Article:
Solriamfetol was generally well tolerated.

There were no significant differences from placebo in changes in heart rate, blood pressure, or frequency of adverse events.

The most common side effects reported by at least 10% more participants on solriamfetol compared to placebo were decreased appetite, headache, gastrointestinal issues, insomnia, increased energy, cardiovascular effects, and neurological effects.

Most side effects were mild to moderate in severity.

Solriamfetol for ADHD: Effective or Not?

The researchers used several scales and measures to assess the efficacy of solriamfetol for improving ADHD symptoms and associated impairments.

The primary outcome measure was the Adult ADHD Investigator Symptom Rating Scale (AISRS). The AISRS is a validated scale that measures severity of ADHD symptoms.

Secondary measures included:

  • Clinical Global Impressions Scale (CGI) to rate global change
  • Global Assessment of Functioning (GAF) scale to measure overall functioning
  • Behavior Rating Inventory of Executive Function
  • Adult Version (BRIEF-A) to assess executive function deficits
  • Epworth Sleepiness Scale (ESS) for daytime sleepiness
  • Adult ADHD Self-Report Scale (ASRS) for patient-reported symptoms

ADHD Improvements Noted with Solriamfetol

By the end of the 6-week trial, 45% of participants treated with solriamfetol were deemed “much improved” or “very much improved” on the CGI compared to only 7% of those receiving placebo.

This met the a priori definition of treatment response used in the study.

Additionally, the solriamfetol group showed significantly greater improvement on the AISRS scale starting by week 3 of treatment.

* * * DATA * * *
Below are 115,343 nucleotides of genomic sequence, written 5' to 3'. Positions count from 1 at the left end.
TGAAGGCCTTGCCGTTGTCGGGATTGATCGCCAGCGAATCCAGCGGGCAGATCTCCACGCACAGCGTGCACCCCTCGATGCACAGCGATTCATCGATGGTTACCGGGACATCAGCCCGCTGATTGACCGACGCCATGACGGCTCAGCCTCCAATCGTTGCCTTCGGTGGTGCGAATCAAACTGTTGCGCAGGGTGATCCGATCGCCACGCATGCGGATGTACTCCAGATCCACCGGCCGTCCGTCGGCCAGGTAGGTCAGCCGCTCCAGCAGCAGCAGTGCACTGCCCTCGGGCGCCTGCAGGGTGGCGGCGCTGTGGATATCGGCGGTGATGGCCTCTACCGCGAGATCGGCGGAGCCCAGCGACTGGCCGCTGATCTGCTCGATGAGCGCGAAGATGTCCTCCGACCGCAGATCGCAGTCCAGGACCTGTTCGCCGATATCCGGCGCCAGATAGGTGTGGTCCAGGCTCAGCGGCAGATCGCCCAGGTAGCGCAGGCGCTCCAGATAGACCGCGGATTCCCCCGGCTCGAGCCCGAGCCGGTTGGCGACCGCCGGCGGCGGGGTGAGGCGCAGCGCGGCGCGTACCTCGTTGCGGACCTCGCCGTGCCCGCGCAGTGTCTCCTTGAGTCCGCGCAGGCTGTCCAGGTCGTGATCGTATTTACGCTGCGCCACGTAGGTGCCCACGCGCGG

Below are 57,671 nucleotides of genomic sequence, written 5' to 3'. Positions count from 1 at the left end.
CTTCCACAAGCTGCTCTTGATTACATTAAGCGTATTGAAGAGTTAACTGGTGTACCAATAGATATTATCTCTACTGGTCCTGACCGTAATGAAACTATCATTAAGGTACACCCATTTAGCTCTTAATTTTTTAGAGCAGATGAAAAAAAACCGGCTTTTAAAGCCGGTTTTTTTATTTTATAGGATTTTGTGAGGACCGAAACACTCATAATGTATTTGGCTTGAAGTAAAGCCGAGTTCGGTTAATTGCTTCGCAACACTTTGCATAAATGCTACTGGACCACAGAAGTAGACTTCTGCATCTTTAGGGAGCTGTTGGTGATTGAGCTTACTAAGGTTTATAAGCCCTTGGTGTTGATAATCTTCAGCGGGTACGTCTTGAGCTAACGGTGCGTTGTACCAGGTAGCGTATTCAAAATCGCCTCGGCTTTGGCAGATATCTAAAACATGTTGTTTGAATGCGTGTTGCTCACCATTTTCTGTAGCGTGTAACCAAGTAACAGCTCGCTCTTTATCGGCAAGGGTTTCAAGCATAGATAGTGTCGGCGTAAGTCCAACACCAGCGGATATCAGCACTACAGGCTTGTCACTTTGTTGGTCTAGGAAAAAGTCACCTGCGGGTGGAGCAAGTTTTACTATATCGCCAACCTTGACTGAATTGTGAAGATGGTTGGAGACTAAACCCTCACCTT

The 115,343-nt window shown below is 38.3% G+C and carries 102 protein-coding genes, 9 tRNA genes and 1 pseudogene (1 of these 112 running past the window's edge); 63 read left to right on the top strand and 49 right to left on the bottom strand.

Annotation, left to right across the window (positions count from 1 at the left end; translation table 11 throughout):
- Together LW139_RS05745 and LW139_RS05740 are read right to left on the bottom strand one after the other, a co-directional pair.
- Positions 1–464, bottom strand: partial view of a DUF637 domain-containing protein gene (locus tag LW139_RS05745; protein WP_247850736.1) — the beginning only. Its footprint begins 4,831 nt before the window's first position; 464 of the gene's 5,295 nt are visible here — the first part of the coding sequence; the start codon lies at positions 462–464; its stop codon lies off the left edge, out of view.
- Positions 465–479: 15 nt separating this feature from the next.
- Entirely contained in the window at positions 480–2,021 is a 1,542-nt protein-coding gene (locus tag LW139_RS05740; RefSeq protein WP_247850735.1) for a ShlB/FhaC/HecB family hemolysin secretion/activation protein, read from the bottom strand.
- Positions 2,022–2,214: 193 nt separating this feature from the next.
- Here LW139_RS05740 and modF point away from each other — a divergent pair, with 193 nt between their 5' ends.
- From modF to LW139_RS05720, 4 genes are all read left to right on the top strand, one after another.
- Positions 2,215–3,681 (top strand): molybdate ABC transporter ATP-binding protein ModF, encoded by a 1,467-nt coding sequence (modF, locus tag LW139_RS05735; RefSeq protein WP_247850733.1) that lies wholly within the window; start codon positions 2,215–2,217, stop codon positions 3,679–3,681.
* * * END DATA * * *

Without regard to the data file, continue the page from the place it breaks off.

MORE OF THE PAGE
By week 6, the effect size of solriamfetol on AISRS scores was 1.09 compared to placebo, indicating a large and clinically meaningful improvement in investigator-rated ADHD symptoms.

On the BRIEF-A scale, more participants treated with solriamfetol had meaningful improvements in executive functioning deficits related to ADHD.

Solriamfetol also led to greater improvements in overall functioning based on the GAF scale.

For daytime sleepiness assessed with the ESS, solriamfetol improved scores significantly more than placebo, which is expected given its approved indication for narcolepsy/OSA.

However, the degree of ESS change did not predict improvement in ADHD symptoms for individual patients.

On the patient-completed ASRS scale, solriamfetol again led to significantly larger reductions in ADHD symptoms compared to placebo treatment.

Case Report: Benefit of Solriamfetol for Adolescent ADHD

In addition to the new study in adults, case reports suggest solriamfetol may be effective for cases of refractory ADHD (attention-deficit/hyperactivity disorder) in adolescents.

15-year-old male with severe ADHD

A 15-year-old male with severe (predominantly inattentive) ADHD was successfully treated with solriamfetol in Kuwait.